The reason why they could be subtly different:
~는/은 has a role of indicating that something is being compared with something else. The noun that “~는/은” is added to is being compared. In this example:

고양이는 집 뒤에 있다 = The cat is behind the house

The speaker is saying that the cat is behind the house (in comparison to something else that is not behind the house). The difficulty here is that there is only one sentence; which gives the listener no context to understand what “the cat” is being compared with. However, if I were to make up a context that fits into this situation, it could be that “The dog is in the house, and, the cat is behind the house.”

However, saying:
고양이가 집 뒤에 있다 = The cat is behind the house
…is simply stating a fact, and “the cat” is not being compared to anything.

Another example:
커피가 냉장고에 있다 = The coffee is in the fridge (This sentence is simply stating that the coffee is in the fridge, and there is no intention of comparison)

커피는 냉장고에 있다 = The coffee is in the fridge (This sentence could simply be stating that the coffee is in the fridge. It is also possible that the speaker is trying to distinguish between the location of another object. For example, perhaps the tea is on the table, but the coffee is in the fridge).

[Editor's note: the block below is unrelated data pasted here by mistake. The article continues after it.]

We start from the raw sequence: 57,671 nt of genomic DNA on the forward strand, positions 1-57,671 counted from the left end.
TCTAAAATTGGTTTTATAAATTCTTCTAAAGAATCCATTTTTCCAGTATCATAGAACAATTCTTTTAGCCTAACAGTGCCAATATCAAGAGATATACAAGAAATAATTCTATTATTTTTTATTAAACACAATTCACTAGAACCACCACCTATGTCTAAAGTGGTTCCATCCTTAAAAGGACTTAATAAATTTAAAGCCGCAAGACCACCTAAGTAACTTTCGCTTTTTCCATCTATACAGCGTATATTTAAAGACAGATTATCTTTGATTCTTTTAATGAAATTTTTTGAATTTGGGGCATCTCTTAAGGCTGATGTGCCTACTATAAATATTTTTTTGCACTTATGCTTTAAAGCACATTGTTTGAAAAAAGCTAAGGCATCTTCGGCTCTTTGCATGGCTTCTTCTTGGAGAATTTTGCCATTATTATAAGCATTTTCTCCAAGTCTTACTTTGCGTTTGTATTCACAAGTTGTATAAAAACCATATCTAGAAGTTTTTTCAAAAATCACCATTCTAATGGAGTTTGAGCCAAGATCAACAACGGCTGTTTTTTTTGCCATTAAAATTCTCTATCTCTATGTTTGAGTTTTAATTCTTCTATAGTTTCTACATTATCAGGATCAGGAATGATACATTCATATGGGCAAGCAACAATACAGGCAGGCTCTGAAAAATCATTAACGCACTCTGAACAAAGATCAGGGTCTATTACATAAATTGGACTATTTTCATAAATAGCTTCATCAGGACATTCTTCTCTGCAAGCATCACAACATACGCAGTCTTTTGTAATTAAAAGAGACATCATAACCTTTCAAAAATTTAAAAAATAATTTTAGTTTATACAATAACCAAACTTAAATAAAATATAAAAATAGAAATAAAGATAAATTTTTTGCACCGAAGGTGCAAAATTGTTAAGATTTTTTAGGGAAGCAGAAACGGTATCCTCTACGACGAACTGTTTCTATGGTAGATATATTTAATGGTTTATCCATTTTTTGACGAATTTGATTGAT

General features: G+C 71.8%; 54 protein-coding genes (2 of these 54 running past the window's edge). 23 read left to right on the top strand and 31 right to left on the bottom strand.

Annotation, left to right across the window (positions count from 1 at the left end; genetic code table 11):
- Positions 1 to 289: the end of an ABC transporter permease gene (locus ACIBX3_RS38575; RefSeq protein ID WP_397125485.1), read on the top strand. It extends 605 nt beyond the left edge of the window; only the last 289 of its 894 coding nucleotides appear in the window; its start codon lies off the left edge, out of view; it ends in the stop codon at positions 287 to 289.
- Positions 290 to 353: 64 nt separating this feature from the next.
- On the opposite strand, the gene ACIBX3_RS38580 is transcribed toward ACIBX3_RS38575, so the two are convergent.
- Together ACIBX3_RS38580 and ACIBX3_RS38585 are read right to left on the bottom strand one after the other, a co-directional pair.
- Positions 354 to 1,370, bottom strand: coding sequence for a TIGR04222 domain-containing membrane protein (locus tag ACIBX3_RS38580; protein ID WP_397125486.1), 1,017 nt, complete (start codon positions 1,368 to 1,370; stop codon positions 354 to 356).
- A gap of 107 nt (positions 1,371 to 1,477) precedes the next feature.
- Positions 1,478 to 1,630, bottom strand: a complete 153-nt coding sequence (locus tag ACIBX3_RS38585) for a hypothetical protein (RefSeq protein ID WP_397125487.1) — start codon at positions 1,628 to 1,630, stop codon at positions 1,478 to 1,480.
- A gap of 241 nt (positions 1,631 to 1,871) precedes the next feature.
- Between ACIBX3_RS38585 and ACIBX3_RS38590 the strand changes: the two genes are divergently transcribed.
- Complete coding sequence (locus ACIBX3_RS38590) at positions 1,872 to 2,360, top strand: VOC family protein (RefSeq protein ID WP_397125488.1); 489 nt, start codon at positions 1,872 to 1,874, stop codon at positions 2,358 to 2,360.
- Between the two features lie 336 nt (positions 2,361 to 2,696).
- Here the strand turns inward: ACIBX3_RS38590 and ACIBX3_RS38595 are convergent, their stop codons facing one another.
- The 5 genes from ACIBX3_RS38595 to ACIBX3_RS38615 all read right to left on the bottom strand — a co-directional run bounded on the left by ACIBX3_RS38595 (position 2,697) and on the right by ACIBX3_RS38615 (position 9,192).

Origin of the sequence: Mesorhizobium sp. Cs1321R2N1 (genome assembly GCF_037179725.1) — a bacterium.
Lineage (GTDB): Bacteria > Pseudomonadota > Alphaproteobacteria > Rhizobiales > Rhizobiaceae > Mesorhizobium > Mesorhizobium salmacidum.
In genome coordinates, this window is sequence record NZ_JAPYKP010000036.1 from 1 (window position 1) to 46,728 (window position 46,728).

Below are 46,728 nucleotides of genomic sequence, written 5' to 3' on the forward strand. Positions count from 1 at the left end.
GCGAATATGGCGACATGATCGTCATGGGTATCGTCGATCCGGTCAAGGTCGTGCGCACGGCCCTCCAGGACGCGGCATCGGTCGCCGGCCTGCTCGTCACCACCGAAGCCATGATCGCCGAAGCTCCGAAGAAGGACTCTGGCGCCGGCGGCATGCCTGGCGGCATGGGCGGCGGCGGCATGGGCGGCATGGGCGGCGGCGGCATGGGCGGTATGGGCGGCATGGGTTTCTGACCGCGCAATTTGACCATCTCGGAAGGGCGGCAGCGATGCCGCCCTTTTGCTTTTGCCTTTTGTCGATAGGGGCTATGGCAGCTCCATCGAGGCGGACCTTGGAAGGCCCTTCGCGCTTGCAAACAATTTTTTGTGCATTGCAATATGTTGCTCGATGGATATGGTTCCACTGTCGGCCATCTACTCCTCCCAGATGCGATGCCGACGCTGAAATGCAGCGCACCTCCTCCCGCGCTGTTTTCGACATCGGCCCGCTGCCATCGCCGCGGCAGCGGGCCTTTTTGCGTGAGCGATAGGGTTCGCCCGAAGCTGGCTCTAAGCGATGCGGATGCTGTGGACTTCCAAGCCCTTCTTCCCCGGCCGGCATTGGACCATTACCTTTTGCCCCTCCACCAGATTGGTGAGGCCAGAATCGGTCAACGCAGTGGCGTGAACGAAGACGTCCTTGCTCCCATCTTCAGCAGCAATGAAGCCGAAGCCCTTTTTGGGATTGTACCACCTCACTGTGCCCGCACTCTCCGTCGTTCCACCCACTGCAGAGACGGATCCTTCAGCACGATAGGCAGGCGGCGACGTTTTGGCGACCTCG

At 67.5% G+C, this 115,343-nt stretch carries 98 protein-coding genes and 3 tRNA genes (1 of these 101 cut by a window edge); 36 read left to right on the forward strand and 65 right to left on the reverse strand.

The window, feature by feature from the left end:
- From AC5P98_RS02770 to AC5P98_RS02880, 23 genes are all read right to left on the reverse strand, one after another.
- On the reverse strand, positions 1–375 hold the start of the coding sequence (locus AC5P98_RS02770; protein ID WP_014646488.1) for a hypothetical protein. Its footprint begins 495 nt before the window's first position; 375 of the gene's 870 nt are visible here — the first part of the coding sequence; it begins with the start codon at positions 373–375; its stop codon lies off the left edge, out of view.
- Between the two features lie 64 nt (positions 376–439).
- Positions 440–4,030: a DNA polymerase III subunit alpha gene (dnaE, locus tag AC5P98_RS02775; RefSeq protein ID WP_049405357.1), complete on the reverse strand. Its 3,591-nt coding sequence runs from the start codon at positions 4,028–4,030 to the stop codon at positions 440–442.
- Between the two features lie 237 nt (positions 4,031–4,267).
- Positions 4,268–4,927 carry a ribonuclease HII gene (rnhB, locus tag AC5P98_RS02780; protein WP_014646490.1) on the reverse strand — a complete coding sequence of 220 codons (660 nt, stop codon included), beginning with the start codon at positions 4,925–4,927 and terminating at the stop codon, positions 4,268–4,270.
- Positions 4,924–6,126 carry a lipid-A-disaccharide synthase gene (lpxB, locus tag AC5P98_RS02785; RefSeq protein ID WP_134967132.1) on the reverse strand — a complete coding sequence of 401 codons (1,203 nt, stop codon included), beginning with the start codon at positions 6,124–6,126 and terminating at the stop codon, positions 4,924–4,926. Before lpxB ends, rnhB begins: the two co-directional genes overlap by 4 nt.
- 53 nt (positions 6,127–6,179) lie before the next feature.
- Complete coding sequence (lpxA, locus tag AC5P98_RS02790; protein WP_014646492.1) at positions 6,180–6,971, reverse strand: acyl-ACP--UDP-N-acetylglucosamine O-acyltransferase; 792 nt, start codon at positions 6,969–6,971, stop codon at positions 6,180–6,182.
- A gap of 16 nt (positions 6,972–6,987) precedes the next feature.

———————————-

You also might be wondering why “안” isn’t used if we are indicating that the coffee is in the fridge. In cases like this, where the location being described happens to be “inside” of something, “안” can be omitted. You can see the similarities of using “안” and not using it in the following English and Korean sentences:

커피가 냉장고에 있다 = The coffee is in the fridge
커피가 냉장고 안에 있다 = The coffee is inside the fridge

———————————-

In both pairs of examples (using ~는/은 or ~이/가), the translation does not change by altering the subject particle. Rather, the only thing that changes is the subtle feeling or nuance that something is being compared.